As a result, six years after 9/11, there is little consensus in the United States or Europe as to the nature and magnitude of the threat, and many -- including government officials, experts and the general public -- still believe there is little to fear from radical Islam and its terrorists. These people -- perhaps two-thirds of Europeans and 30-40 percent of Americans -- believe the terrorists can be dealt with merely with law enforcement, as previous 20th-century European terrorists had been. Those who hold this view are likely to wrongly see President Bush, former British Prime Minister Tony Blair and others, such as me, who agree with them as exploiting the fear of Muslim terrorists for crass political advantage.

Thus, much of the ferocious controversy over electronic intercepts, Guantanamo, CIA renditions, semi-secret foreign-based CIA prisons, coerced interrogation methods, and the Patriot Act provisions is a product of not seeing a sufficient threat to national security to justify tough wartime intrusions into civil liberties.

If we in the United States can't agree on the nature and magnitude of the threat, we aren't likely to agree on the means of protecting ourselves from it. Until a majority can be convinced that we face real danger from radical Islam, virulent political strife in Washington will continue to delay the design and implementation of an effective, united national defense.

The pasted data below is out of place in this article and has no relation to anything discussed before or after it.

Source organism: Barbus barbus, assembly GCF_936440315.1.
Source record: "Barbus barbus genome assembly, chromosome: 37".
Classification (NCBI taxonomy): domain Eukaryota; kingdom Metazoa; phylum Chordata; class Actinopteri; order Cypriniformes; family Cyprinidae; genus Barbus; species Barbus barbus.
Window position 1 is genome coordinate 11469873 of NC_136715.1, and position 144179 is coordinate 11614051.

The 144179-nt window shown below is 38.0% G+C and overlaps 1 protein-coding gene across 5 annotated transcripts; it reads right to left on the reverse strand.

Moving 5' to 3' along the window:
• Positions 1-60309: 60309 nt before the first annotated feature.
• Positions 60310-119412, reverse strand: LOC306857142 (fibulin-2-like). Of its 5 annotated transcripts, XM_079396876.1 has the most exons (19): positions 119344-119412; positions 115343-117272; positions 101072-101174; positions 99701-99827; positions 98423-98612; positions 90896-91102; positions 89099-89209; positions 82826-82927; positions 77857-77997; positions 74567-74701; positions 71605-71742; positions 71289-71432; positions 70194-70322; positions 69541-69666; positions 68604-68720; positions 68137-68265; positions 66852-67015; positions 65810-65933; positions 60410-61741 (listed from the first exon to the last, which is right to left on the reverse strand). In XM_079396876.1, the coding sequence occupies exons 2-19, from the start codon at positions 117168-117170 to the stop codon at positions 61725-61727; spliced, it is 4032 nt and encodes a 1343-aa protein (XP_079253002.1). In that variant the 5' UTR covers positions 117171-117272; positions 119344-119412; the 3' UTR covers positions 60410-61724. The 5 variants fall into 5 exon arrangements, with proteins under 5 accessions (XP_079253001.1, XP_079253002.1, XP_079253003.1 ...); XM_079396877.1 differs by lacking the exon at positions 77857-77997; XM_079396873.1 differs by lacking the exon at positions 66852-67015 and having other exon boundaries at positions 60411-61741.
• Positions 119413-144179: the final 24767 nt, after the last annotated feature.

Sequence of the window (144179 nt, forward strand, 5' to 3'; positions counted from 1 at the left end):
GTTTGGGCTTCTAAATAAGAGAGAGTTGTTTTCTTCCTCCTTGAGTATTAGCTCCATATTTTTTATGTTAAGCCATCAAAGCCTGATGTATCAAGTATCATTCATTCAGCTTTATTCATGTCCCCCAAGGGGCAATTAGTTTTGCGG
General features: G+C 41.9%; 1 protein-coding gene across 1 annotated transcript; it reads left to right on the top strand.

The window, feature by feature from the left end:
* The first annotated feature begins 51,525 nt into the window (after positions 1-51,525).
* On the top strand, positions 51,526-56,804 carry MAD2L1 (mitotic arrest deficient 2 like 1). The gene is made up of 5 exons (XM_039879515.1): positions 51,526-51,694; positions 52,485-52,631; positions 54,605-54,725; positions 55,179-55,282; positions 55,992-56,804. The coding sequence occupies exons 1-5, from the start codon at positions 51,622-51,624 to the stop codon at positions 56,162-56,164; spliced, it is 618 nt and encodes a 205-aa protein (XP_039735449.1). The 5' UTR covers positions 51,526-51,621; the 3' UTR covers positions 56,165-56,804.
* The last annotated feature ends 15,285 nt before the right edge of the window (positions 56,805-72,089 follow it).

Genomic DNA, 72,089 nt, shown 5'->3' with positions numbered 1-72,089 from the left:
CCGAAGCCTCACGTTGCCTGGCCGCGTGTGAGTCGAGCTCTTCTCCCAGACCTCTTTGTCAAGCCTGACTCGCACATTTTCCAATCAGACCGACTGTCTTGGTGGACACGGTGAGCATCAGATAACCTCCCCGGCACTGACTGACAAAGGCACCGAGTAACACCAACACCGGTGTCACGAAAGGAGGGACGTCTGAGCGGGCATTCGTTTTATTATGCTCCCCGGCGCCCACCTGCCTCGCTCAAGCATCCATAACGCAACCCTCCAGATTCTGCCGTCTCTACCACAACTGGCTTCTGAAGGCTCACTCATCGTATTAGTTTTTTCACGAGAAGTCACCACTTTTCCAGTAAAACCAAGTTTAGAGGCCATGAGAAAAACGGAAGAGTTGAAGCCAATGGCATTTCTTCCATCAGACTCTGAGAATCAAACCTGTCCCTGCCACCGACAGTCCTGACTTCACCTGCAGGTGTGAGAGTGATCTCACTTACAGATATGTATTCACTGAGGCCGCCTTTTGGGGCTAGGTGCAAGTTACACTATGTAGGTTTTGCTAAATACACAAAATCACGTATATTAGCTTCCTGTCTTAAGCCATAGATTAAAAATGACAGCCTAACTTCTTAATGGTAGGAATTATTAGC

He concludes:

In the days following Sept. 11, I realized we were in for a test of our strength, will and capacity to persist for decades in a harrowing task. But I never imagined that six years into the ordeal, we would remain so utterly divided in the face of a unique and little understood enemy. That constitutes a collective act of abdication of duty without parallel in our long history. We live in greater jeopardy because of it.

To prove Blankley's thesis, here is a portion of my local paper's lead editorial on 9/11 - the Asheville Citizen-Times and "6 Years Later, Time to Take Stock, Correct Mistakes". Here are some paragraph headings and their conclusion:

Initially, our invasion of Afghanistan weakened and displaced the Taliban, but our distraction in Iraq has enabled the Taliban to regroup.

Our invasion of Iraq was not related to the “War on Terror,” despite what the Bush government would have us believe.

With the Patriot Act, we have undermined our Constitution and civil rights.

By pursuing torture in Guantanamo Bay and Iraq, we have violated the Geneva Convention and many of the human rights principles we hold so dearly.

By over-committing our military, we have placed personal hardships on many military families, run up tremendous amounts of debt and reduced our ability to fund many of the infrastructure and social needs at home.

It’s time to turn back from our mistakes and head in a different direction.
This involves: